Previous studies suggest that repeated social defeat may induce a more widespread increase in slc6a4 mRNA expression in the midbrain raphe nuclei. Increased slc6a4 mRNA expression was evident in losers of aggressive encounters in mice exposed to chronic (10 days) social defeat, relative to either winners of the aggressive encounters or single housed controls, using brain microdissection and reverse transcription polymerase chain reaction (RT-PCR) (Filipenko et al, 2002). Similarly, chronic stress (5 days), but not acute stress, has been found to increase slc6a4 mRNA expression in the midbrain raphe nuclei of male and female rats using brain microdissection and northern blot (Pare et al, 1999). Together, these findings suggest that the overall trend for chronic stress-induced changes in slc6a4 mRNA expression during adulthood is an increase in expression. In addition, treatment of mice with interferon-α, which, like chronic stress, is known to have psychiatric consequences including depression in human patients (Raison et al, 2006), also increases slc6a4 mRNA expression (Morikawa et al, 1998). In contrast, repeated exposure to electroconvulsive shock (Shen et al, 2001), which has antidepressant effects in humans, or chronic treatment with the antidepressants imipramine, fluoxetine, or tianeptine (Kuroda et al, 1994; Lesch et al, 1993), decreases slc6a4 mRNA expression in the rat midbrain raphe complex. The findings with antidepressant drug treatment are not consistent, however, as other studies have found that antidepressants either increase slc6a4 mRNA expression (Lopez et al, 1994) or have no effect (Burnet et al, 1994; Koed and Linnet, 1997; Linnet et al, 1995; Spurlock et al, 1994). However, the latter studies measured slc6a4 mRNA expression in whole brain homogenates using multiprobe oligonucleotide solution hybridization (Spurlock et al, 1994), midbrain homogenates using northern blot (Koed and Linnet, 1997; Linnet et al, 1995), or undefined regions of the midbrain raphe complex using in situ hybridization histochemistry (Burnet et al, 1994), and therefore would not have detected regional differences in slc6a4 mRNA expression.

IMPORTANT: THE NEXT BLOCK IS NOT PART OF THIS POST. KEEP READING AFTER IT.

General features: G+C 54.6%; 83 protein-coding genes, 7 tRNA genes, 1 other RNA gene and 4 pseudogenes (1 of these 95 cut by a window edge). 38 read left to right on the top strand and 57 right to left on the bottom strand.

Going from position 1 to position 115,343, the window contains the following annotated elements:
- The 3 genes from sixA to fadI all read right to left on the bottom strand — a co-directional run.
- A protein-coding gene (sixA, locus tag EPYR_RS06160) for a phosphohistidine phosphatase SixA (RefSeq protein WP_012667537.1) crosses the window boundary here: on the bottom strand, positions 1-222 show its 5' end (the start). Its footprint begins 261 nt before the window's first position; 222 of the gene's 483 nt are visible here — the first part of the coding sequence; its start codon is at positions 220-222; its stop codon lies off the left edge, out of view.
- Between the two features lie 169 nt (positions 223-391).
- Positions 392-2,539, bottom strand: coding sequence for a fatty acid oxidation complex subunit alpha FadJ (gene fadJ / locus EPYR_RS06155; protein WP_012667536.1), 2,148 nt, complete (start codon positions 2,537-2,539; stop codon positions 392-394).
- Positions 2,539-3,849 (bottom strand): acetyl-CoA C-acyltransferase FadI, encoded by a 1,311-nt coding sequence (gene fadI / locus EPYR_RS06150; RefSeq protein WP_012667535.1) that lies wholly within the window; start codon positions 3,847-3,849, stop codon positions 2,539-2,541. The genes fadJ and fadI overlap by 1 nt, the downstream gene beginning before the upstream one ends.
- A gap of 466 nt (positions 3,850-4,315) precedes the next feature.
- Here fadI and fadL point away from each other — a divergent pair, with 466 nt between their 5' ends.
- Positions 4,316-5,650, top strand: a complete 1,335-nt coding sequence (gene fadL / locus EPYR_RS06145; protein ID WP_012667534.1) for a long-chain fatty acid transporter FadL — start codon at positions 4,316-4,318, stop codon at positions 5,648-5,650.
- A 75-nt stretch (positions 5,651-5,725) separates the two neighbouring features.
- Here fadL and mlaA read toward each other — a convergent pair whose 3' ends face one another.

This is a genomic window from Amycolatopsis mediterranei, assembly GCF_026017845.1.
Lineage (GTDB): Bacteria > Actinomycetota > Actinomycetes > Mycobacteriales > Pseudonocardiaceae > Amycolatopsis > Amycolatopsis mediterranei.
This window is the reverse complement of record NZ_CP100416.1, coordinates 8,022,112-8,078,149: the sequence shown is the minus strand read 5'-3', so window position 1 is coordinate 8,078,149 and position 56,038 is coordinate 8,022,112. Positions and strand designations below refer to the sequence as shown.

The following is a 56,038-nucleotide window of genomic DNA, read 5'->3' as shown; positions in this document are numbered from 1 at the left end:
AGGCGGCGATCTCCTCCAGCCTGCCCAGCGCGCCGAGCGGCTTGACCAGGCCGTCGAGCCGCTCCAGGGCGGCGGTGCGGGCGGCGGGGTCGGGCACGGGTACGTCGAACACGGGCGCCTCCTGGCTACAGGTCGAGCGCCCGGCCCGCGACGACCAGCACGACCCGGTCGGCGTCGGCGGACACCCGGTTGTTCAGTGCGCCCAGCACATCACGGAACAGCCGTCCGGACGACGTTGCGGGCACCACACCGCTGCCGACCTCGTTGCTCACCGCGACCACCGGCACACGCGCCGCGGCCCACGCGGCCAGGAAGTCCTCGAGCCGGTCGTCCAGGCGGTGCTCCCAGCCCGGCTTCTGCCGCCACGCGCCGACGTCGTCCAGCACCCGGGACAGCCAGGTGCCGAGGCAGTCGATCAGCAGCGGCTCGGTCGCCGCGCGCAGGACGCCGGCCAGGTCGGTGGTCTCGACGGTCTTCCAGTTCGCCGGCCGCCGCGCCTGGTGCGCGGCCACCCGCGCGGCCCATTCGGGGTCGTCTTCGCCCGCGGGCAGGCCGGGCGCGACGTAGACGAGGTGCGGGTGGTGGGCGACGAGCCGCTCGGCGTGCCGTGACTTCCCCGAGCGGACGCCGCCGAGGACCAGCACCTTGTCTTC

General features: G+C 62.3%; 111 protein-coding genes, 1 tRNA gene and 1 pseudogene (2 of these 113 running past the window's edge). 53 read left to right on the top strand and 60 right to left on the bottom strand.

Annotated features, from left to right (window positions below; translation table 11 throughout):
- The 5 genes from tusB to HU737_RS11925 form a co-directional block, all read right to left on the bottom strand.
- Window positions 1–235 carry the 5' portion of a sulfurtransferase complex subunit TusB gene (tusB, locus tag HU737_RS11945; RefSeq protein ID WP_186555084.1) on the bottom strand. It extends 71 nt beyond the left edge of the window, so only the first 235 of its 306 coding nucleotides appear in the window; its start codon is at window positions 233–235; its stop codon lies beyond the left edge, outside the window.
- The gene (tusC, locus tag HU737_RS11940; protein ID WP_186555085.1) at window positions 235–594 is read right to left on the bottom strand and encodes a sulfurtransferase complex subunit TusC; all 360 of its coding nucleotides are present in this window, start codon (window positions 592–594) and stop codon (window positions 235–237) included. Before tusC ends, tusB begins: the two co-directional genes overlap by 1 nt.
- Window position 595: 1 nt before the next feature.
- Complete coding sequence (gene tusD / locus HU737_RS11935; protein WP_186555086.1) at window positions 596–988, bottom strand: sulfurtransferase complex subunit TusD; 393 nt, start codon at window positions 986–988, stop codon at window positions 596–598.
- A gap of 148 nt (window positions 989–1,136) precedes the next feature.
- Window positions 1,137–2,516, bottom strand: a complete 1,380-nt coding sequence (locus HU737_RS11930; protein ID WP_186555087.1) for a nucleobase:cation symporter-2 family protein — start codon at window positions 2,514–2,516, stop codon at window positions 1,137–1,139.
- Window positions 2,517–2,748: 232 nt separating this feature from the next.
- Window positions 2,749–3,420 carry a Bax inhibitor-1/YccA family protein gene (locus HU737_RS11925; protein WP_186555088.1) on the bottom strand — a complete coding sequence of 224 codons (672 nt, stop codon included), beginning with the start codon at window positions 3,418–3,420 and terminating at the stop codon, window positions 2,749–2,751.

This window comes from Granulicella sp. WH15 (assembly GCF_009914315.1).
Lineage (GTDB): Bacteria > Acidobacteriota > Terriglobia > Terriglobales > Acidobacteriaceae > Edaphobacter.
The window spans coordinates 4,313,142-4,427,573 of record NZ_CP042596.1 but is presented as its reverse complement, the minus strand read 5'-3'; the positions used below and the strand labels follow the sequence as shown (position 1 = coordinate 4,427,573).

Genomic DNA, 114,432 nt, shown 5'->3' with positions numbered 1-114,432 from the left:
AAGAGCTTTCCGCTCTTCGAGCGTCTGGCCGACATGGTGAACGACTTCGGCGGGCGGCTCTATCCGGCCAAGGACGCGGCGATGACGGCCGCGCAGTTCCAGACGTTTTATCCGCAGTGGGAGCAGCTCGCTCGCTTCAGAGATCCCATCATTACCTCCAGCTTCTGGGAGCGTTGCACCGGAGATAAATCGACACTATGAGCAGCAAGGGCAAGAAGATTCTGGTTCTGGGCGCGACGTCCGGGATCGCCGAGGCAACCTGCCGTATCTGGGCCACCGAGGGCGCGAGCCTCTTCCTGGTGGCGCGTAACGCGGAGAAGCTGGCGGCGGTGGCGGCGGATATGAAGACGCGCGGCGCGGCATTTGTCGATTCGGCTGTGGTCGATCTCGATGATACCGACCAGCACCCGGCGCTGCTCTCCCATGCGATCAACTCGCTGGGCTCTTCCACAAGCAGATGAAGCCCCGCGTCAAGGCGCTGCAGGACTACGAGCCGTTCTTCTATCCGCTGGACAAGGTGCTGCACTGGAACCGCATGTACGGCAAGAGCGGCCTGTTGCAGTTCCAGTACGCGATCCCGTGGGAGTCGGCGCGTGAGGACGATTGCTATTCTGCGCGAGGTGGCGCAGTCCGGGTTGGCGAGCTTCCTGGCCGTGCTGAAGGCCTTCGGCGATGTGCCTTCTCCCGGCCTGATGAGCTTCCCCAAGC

Social defeat decreased slc6a4 mRNA expression in specific rostrocaudal regions of the DRV of MS15 and AFR rats, relative to MS15 and AFR rats exposed to a novel cage control condition, and these effects were only observed in the mid-rostrocaudal and rostral sections of the DRV. The consequences of a stress-induced decrease in slc6a4 mRNA expression in the mid-rostrocaudal and rostral sections of the DRV are unclear, but may alter subsequent social behavior (see below). Elevations in slc6a4 mRNA expression in MS180 rats exposed to social defeat, relative to AFR and MS15 rats exposed to social defeat, were also restricted to the mid-rostrocaudal and rostral section of the DRV. As with the DRVL/VLPAG regions discussed above, the mechanisms underlying the regional specificity of the effects of stress and early life experience in the DRV are not certain, but may be related to alterations of context-dependent, specific afferent input to this region. The DRV is selectively innervated by the lateral orbital cortex, and medial and lateral parts of the preoptic area (Peyron et al, 1998). Activation of the lateral orbital cortex has been described following psychosocial and aggressive encounters in rats, and pyramidal cell activation in the lateral orbital cortex, together with the infralimbic, medial orbital, and agranular insular parts of the prefrontal cortex, predicts over 95% of variation in attack counts in general and violent attacks in particular (Halasz et al, 2006). Meanwhile, neural responses during response inhibition in behavioral impulsivity tasks were most prominent in the right lateral orbitofrontal cortex in human studies using functional magnetic resonance imaging (fMRI) (Horn et al, 2003). Consequently, activation of a lateral orbital cortex-DR pathway may be associated with the shift toward a passive-submissive emotional coping strategy in MS180 rats (Gardner et al, 2005). Consistent with these findings, a selective activation of the rostral part of the DRV has been described in losers in a resident-intruder paradigm in Syrian hamsters (Cooper et al, 2009). As with the lateral orbital cortex, the medial preoptic area is involved in regulation of inter-male aggressive behavior in rodents (Simon et al, 1998). The innervation of the medial preoptic area in turn arises predominantly from the rostral DRV, suggesting that these regions may have reciprocal projections (Rizvi et al, 1992), and that the rostral DRV may play a particularly important role in serotonergic regulation of aggressive behavior. Thus, activation of neural circuits involved in regulation of behavior during psychosocial and aggressive encounters may account for the site-specific effects of social defeat on slc6a4 mRNA expression within the rostral DRV observed in the present study. This could explain why other anxiety- or stress-related stimuli, such as anxiogenic drugs (Abrams et al, 2005), anxiety-related neuropeptides (Staub et al, 2005; Staub et al, 2006), inescapable shock (Grahn et al, 1999), and hypercapnia (Johnson et al, 2005), do not appear to activate the rostral DRV.